Thus, even if partial priority is denied for the generalized claim, it is always possible to rely on the fallback and decide to completely forget about priority and at the same time make sure that there can be no anticipation by A or any application claiming the priority of A.

This suggestion comes with two caveats, though.

The first caveat is that, in case any other relevant disclosure took place during the priority year, the complete loss of the priority date may not be an option. In that case, the only solution seems to go back to what was originally disclosed in the priority document A and stick to that.

The second caveat is that features to be added in the second filing B should be as innocuous as possible (in order not to significant restrict the scope of protection); but not completely meaningless. Indeed, meaningless limitations would not be enough to distinguish over an art.54(3) disclosure, bearing in mind that the disclosure has to be read and assessed by the skilled person. For instance, if A discloses an invention on a car, and if we decide to add in B that the car has four wheels, it is very possible that the skilled person will be deemed to understand the car of A as necessarily comprising four wheels, in which case we would be back to square one.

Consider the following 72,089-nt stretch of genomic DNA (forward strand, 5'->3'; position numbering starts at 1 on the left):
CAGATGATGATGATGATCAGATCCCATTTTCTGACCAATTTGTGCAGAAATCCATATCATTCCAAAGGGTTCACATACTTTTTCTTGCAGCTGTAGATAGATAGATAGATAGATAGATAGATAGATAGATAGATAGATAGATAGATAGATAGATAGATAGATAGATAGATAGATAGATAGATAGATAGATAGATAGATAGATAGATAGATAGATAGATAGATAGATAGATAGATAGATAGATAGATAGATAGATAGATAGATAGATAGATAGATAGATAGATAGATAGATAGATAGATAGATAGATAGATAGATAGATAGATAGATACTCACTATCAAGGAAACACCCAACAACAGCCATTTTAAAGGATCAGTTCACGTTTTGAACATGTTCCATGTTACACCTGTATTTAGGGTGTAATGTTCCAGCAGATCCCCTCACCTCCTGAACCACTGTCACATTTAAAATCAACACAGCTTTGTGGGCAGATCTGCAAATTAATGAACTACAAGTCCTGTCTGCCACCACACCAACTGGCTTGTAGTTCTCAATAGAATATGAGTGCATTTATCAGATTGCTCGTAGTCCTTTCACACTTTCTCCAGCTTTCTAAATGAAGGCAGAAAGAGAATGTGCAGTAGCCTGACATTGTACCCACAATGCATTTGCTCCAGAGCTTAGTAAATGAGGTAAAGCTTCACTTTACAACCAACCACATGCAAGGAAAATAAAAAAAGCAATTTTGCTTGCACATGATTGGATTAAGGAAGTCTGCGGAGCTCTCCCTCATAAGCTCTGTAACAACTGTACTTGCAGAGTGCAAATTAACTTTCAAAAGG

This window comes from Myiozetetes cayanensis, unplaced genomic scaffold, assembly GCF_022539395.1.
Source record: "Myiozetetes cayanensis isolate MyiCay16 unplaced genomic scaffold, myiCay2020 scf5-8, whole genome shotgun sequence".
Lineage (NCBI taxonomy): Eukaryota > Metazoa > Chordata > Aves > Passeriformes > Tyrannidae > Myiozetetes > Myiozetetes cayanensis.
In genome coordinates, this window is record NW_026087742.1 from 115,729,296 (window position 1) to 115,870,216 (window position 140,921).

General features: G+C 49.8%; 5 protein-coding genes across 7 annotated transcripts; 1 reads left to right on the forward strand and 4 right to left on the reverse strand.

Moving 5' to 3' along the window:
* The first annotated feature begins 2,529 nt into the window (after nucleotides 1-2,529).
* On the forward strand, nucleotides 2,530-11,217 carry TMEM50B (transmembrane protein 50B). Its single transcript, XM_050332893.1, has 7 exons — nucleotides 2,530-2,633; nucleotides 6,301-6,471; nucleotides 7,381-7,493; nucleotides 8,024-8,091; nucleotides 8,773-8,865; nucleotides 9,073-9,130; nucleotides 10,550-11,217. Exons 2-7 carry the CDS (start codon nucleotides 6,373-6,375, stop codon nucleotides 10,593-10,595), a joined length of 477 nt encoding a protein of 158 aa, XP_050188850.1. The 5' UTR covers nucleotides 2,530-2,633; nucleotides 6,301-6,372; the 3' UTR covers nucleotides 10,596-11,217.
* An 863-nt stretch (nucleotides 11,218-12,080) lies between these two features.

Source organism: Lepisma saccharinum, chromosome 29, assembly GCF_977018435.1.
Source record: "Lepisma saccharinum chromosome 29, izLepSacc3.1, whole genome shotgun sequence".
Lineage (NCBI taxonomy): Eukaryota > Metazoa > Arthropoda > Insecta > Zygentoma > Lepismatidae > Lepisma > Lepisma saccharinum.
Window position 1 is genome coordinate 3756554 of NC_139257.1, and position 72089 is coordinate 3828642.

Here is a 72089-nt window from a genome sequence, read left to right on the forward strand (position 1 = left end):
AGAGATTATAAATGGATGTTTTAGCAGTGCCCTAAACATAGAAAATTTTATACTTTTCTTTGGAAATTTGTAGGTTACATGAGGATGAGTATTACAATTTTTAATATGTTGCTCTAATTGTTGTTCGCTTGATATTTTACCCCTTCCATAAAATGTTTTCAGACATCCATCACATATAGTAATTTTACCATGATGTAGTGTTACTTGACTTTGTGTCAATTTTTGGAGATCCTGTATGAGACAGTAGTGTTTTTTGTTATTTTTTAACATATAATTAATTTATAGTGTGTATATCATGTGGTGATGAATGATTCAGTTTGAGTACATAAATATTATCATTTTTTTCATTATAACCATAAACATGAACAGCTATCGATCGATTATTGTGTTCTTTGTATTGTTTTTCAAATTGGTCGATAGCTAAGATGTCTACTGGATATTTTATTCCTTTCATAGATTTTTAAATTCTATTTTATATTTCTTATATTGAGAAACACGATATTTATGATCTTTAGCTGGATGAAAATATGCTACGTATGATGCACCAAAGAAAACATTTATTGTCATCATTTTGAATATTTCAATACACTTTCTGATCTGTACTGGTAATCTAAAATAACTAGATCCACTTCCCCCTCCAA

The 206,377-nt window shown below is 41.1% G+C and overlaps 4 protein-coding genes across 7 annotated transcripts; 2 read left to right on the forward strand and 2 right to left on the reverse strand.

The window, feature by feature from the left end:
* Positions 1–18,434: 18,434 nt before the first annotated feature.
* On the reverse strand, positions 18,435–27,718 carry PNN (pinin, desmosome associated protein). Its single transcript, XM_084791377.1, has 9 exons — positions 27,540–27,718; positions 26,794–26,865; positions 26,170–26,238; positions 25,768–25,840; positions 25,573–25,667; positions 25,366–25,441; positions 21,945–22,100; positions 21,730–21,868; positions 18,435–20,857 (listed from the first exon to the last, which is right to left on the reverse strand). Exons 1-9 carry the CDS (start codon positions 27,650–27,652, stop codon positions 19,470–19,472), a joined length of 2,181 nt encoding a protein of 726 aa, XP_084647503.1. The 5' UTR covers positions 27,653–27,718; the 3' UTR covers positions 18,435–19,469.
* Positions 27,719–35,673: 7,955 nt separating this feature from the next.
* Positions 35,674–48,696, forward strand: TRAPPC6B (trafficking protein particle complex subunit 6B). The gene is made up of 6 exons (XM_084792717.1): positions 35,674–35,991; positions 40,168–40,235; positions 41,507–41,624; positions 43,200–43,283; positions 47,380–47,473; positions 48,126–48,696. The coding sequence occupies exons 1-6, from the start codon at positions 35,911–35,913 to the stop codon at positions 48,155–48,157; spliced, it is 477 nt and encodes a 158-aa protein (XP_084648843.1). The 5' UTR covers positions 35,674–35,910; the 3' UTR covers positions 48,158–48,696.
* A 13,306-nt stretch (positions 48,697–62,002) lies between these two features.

CASE REFERENCE: Board of Appeal 3.3.06, T 557/13, Infineum USA LP v. Clariant Produkte (Deutschland) GmbH, July 17, 2015

Revocation out of thin air

Patent eligibility has been quite a hot topic in the U.S. since the Alice, Myriad and Mayo Supreme Court decisions. Whether a patent simply attempts to preempt an abstract idea or a law of nature or whether it is truly directed to an application of those – worthy of patent monopoly – is, as far as I can understand, the million-dollar question that everyone now has to struggle with on the other side of the Atlantic, and will have to struggle with in the foreseeable future.